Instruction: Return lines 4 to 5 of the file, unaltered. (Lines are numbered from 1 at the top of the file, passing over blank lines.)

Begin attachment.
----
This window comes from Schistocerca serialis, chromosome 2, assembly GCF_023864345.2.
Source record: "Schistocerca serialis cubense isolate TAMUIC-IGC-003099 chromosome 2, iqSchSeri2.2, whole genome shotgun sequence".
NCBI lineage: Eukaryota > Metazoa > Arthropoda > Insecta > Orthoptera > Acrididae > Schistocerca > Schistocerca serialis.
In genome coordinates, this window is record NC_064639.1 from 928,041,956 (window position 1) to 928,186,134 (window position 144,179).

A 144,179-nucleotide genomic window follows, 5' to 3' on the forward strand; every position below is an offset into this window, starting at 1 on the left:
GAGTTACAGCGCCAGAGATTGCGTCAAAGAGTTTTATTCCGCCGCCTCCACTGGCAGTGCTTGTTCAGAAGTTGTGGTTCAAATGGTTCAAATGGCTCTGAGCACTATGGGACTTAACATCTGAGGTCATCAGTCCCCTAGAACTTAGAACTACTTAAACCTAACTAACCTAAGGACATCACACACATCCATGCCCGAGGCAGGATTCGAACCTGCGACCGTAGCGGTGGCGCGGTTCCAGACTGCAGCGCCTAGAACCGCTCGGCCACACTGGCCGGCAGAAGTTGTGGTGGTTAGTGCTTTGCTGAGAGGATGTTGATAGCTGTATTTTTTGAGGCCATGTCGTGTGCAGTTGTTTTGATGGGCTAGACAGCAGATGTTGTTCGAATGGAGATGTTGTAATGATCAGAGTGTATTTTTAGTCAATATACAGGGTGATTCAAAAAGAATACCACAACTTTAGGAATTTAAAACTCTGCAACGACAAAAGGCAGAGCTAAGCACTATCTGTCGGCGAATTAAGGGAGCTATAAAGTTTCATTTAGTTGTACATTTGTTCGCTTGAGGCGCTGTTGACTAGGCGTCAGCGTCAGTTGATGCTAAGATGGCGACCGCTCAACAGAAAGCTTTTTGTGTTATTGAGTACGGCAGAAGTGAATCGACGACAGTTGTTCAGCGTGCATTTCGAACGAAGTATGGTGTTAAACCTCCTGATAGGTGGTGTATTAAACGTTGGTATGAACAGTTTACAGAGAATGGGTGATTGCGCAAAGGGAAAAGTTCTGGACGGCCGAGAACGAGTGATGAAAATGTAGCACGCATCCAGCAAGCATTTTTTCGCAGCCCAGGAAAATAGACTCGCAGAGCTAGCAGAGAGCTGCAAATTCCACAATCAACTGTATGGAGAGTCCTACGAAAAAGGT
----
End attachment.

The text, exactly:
In genome coordinates, this window is record NC_064639.1 from 928,041,956 (window position 1) to 928,186,134 (window position 144,179).

A 144,179-nucleotide genomic window follows, 5' to 3' on the forward strand; every position below is an offset into this window, starting at 1 on the left: